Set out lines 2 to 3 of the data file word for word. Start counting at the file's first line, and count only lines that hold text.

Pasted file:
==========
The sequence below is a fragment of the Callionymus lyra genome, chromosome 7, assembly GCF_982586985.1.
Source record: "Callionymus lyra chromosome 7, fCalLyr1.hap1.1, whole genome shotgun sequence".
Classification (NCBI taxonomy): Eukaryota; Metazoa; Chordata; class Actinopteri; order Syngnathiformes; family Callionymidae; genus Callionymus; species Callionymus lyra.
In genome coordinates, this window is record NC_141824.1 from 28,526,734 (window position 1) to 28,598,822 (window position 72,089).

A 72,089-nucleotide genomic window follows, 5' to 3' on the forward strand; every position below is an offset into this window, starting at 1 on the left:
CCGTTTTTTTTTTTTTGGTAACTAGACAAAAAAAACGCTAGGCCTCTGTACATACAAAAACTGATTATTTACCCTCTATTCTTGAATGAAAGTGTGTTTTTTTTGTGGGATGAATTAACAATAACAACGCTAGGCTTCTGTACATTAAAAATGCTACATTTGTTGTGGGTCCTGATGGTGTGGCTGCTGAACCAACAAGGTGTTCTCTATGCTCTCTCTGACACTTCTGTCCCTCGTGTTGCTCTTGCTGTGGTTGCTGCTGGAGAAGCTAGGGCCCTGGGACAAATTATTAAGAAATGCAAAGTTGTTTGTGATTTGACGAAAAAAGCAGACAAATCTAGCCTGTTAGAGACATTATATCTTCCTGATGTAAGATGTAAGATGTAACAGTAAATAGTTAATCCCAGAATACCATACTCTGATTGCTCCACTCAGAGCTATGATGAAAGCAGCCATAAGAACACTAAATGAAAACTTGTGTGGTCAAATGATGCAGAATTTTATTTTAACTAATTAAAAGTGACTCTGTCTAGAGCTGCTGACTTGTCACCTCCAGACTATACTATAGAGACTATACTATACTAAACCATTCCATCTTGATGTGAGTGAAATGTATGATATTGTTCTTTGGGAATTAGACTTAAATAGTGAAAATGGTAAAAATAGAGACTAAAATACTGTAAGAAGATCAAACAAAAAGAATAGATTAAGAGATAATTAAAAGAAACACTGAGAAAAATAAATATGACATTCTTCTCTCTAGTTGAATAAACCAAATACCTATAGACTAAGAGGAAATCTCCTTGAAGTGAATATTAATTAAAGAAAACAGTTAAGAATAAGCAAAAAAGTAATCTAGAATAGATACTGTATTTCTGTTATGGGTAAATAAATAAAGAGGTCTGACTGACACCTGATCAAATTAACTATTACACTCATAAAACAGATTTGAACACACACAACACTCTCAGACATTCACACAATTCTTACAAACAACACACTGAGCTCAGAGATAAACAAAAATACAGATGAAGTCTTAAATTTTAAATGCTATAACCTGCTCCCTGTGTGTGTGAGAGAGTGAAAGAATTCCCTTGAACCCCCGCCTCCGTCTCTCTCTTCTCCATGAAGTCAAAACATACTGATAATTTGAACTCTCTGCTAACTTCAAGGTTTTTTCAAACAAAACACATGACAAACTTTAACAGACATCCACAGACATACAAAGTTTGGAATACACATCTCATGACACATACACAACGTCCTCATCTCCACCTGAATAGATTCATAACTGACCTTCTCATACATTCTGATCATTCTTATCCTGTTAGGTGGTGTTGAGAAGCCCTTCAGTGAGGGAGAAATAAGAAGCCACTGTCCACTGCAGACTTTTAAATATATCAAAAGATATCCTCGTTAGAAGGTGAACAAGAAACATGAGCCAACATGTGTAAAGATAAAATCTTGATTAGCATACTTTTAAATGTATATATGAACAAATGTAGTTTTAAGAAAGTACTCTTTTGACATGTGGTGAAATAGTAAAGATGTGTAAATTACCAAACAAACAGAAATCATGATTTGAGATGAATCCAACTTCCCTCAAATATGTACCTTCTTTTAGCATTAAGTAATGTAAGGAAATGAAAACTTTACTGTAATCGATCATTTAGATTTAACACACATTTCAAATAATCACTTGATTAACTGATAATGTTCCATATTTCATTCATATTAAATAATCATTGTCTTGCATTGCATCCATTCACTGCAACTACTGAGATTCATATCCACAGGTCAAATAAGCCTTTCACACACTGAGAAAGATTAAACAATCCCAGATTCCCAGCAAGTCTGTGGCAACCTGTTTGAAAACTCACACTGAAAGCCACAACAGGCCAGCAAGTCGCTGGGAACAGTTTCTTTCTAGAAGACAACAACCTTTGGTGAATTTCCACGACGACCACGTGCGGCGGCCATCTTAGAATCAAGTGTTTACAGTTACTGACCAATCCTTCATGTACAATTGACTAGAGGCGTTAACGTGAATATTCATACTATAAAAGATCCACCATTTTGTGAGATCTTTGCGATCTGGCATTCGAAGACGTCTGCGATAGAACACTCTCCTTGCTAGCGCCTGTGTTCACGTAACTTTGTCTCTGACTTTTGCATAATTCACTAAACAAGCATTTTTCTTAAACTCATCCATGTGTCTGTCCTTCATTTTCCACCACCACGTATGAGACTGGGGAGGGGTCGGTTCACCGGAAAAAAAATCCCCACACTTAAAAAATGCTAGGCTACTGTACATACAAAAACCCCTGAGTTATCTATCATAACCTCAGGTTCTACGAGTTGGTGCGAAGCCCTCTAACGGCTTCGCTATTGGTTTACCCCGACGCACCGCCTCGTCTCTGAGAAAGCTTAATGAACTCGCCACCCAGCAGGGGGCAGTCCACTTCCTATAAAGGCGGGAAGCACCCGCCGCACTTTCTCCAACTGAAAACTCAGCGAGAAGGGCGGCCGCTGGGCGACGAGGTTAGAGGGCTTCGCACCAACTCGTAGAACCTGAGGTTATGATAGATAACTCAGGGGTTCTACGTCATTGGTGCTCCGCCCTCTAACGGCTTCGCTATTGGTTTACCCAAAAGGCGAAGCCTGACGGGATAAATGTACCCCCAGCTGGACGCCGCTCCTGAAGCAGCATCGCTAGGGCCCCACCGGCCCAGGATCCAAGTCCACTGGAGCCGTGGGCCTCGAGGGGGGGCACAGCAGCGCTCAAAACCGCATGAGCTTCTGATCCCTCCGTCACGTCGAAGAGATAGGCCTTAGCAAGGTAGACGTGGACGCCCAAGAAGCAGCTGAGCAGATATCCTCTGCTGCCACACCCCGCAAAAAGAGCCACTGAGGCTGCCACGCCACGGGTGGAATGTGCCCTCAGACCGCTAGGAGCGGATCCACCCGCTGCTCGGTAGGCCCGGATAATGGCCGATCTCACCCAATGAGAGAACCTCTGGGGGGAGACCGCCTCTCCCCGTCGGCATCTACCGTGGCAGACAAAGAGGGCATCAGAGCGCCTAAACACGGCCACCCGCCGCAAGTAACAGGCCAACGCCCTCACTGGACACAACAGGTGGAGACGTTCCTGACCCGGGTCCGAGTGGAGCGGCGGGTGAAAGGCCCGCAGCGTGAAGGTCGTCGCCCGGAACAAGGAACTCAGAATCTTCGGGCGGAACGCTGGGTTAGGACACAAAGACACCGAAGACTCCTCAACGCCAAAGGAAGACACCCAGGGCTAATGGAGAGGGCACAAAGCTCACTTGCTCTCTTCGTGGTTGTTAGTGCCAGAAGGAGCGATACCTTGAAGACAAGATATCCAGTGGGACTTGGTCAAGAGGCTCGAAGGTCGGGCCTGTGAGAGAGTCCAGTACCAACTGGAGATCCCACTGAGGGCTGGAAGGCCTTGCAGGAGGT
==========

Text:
Source record: "Callionymus lyra chromosome 7, fCalLyr1.hap1.1, whole genome shotgun sequence".
Classification (NCBI taxonomy): Eukaryota; Metazoa; Chordata; class Actinopteri; order Syngnathiformes; family Callionymidae; genus Callionymus; species Callionymus lyra.